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      Evidence Synthesis for Decision Making 4 : Inconsistency in Networks of Evidence Based on Randomized Controlled Trials

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          Inconsistency can be thought of as a conflict between “direct” evidence on a comparison between treatments B and C and “indirect” evidence gained from AC and AB trials. Like heterogeneity, inconsistency is caused by effect modifiers and specifically by an imbalance in the distribution of effect modifiers in the direct and indirect evidence. Defining inconsistency as a property of loops of evidence, the relation between inconsistency and heterogeneity and the difficulties created by multiarm trials are described. We set out an approach to assessing consistency in 3-treatment triangular networks and in larger circuit structures, its extension to certain special structures in which independent tests for inconsistencies can be created, and describe methods suitable for more complex networks. Sample WinBUGS code is given in an appendix. Steps that can be taken to minimize the risk of drawing incorrect conclusions from indirect comparisons and network meta-analysis are the same steps that will minimize heterogeneity in pairwise meta-analysis. Empirical indicators that can provide reassurance and the question of how to respond to inconsistency are also discussed.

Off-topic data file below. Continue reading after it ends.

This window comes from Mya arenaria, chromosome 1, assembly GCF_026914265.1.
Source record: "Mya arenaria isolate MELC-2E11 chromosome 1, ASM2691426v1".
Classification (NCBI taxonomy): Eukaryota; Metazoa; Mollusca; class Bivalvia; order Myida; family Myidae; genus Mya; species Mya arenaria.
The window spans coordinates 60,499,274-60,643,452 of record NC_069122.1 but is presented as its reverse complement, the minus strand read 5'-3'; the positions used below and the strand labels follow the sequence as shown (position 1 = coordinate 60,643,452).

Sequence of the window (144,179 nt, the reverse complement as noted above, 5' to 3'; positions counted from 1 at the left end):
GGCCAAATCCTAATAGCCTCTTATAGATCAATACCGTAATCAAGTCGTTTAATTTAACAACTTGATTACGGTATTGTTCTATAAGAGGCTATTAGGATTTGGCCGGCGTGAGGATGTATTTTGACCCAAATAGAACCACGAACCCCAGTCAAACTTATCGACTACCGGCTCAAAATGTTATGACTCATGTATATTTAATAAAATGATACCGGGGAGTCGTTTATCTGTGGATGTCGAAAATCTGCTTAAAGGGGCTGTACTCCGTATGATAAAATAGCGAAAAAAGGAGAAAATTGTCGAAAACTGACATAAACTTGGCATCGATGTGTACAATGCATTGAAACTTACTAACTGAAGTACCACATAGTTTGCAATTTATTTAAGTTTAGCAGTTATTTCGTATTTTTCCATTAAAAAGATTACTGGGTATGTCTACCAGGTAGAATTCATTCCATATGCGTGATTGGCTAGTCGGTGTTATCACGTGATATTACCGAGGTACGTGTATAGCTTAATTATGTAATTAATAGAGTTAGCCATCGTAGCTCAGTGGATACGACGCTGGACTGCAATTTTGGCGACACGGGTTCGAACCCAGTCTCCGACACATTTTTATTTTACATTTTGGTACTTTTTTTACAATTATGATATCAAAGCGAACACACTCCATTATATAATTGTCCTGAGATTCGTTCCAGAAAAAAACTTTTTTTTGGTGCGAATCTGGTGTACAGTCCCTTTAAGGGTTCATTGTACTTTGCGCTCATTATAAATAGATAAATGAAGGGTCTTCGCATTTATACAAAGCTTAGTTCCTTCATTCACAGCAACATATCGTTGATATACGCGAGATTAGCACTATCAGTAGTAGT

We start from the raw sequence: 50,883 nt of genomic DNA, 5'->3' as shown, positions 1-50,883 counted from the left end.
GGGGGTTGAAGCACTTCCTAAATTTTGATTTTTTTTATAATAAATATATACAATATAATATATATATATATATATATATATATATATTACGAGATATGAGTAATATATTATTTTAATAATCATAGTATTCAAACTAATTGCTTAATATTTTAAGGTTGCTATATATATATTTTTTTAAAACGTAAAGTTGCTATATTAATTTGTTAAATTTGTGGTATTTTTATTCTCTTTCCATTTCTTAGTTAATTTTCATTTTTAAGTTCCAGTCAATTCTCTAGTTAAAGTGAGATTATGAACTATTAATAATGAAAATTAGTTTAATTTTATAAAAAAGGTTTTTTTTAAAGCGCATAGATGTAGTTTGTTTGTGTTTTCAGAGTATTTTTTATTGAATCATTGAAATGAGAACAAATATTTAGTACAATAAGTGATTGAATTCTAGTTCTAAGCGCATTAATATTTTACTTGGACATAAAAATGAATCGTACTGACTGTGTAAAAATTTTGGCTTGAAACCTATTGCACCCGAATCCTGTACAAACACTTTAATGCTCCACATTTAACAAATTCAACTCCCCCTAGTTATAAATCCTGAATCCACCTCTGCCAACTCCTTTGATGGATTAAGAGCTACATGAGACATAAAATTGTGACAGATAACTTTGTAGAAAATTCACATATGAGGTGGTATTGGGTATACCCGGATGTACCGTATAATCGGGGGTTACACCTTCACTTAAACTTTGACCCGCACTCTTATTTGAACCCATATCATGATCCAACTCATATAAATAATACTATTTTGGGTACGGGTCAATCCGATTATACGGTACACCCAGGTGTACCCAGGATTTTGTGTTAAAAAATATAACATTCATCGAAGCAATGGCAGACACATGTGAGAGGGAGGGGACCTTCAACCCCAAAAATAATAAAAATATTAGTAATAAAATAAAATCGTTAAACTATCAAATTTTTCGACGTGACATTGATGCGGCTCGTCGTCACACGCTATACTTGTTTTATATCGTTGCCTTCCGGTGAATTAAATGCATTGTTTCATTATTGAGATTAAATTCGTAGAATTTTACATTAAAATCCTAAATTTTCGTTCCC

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          Primary angioplasty versus intravenous thrombolytic therapy for acute myocardial infarction: a quantitative review of 23 randomised trials.